3.4 Internet

The Internet is the backbone of many modern developments in technology. As such, this page contains a huge range of resources covering all areas in Strand 2 of the ITGS syllabus - from cloud computing in business to government surveillance of the Internet.

Textbook exercise

Exercise 1.8

ITGS Guide: "On what basis can we trust "knowledge" acquired from a range of sources?"
ITGS Links: 1.1 Reliability and Integrity, 1.12 Digital Citizenship, 3.5 Internet

The BBC article Are we trapped in our own web bubbles? and Eli Pariser's TED talk 'Beware online filter bubbles' are two resources that discuss how personalised search results could limit our access to new information.

Search engines play a major role in providing access to knowledge and information. The order of the links appearing in search results therefore has a significant impact on the types of information that will be accessed by the majority of people (witness how many people only ever use the first page - or even half page - of search results). Additionally, some search engines and social media sites have started to use personalised search results, which can prioritise results that are similar to pages we have previously viewed - thus forming a so-called 'search bubble' or 'filter bubble' that might limit our exposure to new views.

Despite this, there is still some debate over just how significant the filter bubble effect is. A 2015 study of Facebook data suggested the effect was minimal or non-existent - but the study itself was quickly criticised. Filter bubbles returned to the media spotlight after political events including the election of Donald Trump and the UK Brexit vote. The Guardian attempted to examine the effect in 2018, while the University of Illinois has an interesting page examining the effect and presenting an experiment you can try for yourself.

This can be a useful starting point for exercise 1.8, and also links closely to the IB Theory of Knowledge (TOK) course.

Updated: 2018-08-17
Cloud computing

Cloud computing

Where are the savings in using GoogleApps? gives examples of the quite significant cost savings that can be made when a large school switches to a cloud computing system such as Google Apps. This BBC Webscape video focuses on cloud computing backup solutions.

However, with Google being notorious for scrapping applications and projects mercilessly, this Guardian article notes that Google's projects have an average life-expectancy of 4 years and asks whether it is a good idea to rely on free cloud infrastructure for business or personal use.

Even Google won't be around for ever, let alone Facebook. What happens to our data then? is an interesting article exploring this concept in more detail and pointing out that many of the services to which we now entrust large amounts of our data are still relatively young companies.

You can also download the cloud computing diagram from page 59 of the book.
Updated: 2014-10-02
Internet backbone

Internet backbone structure and data routing

Greg's Cable Map is a fantastic site with an up to date, interactive map of Internet backbone cables. Current and planned backbone cables can be displayed, and additional information such as landing sites is shown.

TeleGeography's submarine cable maps are simply amazing. Not only do they have a world map (left), but their map gallery contains interactive Internet backbone maps of Latin America, the Middle East, and the Asia Pacific region. Each features Internet connectivity statistics about the region's countries. The maps are available in high resolution versions which would look great on a classroom wall.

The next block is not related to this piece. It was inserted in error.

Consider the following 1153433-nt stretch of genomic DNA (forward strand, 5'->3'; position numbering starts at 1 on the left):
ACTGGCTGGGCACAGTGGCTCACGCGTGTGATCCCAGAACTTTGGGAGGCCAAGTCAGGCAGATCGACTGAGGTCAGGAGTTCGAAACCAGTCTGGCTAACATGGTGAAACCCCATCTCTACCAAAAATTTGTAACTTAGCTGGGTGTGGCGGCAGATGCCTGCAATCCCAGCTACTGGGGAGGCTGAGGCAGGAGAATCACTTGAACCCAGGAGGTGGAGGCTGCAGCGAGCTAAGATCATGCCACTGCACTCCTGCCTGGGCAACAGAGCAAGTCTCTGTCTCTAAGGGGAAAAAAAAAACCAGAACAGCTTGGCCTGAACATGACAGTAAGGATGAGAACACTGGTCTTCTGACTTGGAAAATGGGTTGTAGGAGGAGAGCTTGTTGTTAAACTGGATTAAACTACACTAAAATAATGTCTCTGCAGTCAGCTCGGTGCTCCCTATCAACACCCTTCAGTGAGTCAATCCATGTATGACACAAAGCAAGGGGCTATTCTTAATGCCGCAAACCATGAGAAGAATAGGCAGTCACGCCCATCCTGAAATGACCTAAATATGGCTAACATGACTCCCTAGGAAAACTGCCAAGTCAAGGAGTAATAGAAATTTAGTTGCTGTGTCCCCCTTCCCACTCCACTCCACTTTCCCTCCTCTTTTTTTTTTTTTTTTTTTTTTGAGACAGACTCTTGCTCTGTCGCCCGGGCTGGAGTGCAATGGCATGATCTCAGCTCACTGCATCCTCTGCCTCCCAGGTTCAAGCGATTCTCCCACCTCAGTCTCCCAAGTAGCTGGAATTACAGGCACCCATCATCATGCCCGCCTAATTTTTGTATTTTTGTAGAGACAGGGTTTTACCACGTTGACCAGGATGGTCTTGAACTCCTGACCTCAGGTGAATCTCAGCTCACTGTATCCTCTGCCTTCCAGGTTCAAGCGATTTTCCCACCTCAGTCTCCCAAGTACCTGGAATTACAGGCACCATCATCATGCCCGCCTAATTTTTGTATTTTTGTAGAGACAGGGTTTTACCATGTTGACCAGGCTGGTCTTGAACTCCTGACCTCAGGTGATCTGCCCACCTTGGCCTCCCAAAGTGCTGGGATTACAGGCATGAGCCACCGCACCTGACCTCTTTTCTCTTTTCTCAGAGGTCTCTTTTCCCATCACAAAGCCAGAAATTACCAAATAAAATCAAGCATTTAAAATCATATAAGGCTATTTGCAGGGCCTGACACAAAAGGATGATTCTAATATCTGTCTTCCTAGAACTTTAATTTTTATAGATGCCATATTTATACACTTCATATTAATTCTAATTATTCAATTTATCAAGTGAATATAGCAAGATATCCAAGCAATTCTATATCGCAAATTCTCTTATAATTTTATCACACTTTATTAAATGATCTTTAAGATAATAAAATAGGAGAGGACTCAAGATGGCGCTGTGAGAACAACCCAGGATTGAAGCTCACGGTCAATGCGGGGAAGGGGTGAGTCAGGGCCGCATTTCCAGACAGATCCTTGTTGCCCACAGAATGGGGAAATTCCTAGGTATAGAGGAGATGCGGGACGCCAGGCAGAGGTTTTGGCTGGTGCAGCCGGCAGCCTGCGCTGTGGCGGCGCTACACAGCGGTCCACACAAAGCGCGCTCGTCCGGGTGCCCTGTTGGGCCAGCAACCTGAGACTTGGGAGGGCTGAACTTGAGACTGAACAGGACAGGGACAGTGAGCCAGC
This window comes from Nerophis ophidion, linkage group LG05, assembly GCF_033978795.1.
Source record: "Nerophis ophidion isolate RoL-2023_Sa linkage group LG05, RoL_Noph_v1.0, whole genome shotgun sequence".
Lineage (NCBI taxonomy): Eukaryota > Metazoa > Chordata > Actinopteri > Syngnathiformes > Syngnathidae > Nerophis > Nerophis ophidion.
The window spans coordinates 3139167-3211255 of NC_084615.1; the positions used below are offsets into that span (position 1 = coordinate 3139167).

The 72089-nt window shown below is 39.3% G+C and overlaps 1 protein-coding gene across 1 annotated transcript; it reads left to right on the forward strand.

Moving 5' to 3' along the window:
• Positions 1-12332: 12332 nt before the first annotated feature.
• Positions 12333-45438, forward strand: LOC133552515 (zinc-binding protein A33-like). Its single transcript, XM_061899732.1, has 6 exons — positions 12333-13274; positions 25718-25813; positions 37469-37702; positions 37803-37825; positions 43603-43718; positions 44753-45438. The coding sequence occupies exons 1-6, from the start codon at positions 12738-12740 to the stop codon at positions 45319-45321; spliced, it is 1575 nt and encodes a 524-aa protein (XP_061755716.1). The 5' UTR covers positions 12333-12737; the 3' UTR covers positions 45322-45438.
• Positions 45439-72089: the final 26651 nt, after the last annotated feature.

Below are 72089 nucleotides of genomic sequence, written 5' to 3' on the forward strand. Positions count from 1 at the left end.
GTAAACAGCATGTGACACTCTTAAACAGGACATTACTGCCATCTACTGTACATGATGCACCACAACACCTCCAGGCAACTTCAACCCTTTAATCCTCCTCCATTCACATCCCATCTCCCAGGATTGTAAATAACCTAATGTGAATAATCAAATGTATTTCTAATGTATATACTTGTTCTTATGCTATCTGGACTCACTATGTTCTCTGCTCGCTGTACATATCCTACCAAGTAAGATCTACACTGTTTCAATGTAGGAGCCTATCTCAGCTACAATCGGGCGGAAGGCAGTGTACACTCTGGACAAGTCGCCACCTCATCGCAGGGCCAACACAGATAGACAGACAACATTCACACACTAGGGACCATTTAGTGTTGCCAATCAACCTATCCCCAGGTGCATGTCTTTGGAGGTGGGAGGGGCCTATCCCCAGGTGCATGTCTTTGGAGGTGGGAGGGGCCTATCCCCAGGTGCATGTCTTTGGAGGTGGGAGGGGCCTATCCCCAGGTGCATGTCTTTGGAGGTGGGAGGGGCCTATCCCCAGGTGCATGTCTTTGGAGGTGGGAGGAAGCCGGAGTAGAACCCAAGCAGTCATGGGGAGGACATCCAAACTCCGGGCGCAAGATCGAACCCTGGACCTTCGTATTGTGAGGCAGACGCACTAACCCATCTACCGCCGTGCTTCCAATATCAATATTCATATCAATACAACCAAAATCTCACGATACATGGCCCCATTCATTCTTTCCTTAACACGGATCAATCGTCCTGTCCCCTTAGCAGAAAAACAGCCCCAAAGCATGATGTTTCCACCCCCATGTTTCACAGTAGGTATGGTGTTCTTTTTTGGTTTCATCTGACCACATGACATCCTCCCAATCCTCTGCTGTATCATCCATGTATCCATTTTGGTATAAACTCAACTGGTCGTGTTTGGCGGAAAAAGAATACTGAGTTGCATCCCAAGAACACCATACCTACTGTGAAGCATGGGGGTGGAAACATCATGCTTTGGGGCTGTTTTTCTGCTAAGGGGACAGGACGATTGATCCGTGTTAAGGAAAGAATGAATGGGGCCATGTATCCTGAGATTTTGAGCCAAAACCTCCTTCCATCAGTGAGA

Finally, Many Possibilities has a regularly updated map of the submarine cables surrounding Africa.

These resources are great for helping students understand the nature of the Internet and how data is routed, which has implications for privacy, security, and reliability. They can be used to supplement the information on page 80 of the book, and with articles such as:

The video The Internet Explained is also useful.

Updated: 2016-11-20
Development of Internet

Development of the Internet

A useful networking resource is the BBC's The Growth of Broadband (top left) which shows the development of Internet backbone structure over the years - from 4 million broadband subscribers in 2009 to over 400  million in 2011.

Another interactive BBC map (bottom left) shows the global spread of Internet access, from relatively low rates of access in 1998 to much higher rates today.

Both maps make a great starting point for discussions about the spread of Internet technology and its effects on our lives. Equality of access issues are also clear here, and it is notable that even today there are large areas of the world few people have access. Internet World Stats is another site with up to date Internet use and penetration statistics.
Updated: 2014-10-02
Interactive Internet map

Interactive cable map

Interactive map showing land and sea based fibre optic Internet cables in and around Africa. You can view this data in Google Earth using the KML data from the UbuntuNet Alliance.
Updated: 2014-10-02
Internet visualisations

Internet Visualisations

Chris Harrison's Internet Maps site contains some stunning visualisations of the Internet, including the Internet's population density and city to city connections.

These resources would look great printed out large in the ITGS classroom and make great starting points for conversations about the global spread of technology and equality of access (the map to the left shows Internet connection density - North America and Europe can be clearly seen, while the coasts of South America and Africa are barely visible).
Updated: 2014-10-02
Internet infographics

How the Internet works infographic

Diagram showing how the Internet works, covering protocols, IP addresses, Internet Service Providers, and many Internet-related statistics. Very useful as an overview of the processes that occur when you use the Internet. Would make a nice ITGS classroom poster. Download.
Updated: 2014-10-02
Keyword bingo